And editing got a facelift, too. A new method was introduced that allowed editing to be done from one machine to another. You just stopped the tape at just the right moment (hopefully), and hit “Record” on the other machine. No more splicing.

Then, in the early 70s, time coding was introduced, which numbered every frame. Now it was easier to track where you wanted the editing to be done. But there was a downside to this type of editing – this was an analog system, so every time you edited or copied a film, the picture lost some of its quality. Another problem was that the camera and the recorder were separate units, and the manufacturers had only got the weight down to about 30 pounds.

But for some, 30 pounds was a great improvement. The Portapack became popular among amateur film artists and professionals alike. With Life and Time magazines focusing on the visual side of current events, a new wave was sweeping the world. People were making videotapes of all kinds of activities, from cultural events to political rallies. Portapack video systems became the tool of the day for photojournalists making newsreels. Camera tripods were set up everywhere.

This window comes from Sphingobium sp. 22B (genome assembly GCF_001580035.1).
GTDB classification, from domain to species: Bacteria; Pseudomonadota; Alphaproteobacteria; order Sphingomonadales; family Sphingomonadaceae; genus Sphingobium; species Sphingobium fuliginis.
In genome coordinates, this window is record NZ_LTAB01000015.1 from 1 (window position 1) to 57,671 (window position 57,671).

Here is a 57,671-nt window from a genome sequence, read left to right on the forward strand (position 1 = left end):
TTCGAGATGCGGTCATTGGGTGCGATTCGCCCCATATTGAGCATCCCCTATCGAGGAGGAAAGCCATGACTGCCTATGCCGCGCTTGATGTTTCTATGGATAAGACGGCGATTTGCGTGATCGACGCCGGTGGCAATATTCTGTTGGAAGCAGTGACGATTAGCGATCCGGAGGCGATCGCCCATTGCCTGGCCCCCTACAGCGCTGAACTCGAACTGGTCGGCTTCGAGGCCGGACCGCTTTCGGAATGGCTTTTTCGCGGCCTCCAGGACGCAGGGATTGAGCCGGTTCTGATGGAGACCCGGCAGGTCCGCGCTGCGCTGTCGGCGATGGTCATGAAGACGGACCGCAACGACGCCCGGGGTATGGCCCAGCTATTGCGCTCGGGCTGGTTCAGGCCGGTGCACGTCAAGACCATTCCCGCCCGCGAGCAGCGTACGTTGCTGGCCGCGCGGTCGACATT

In 1971, Sony came up with another first, the U-Matic – a recorder that used ¾” tape, rather than the 2” tape first used. The machine wasn’t portable, but its big advantage was that you could just pop in a cassette – no more threading tape. Meanwhile, Sony and JVC were both working to develop smaller ½” tape machines for home use. The culmination of their work was a revolution in the industry.

The videocassette tape – smaller, better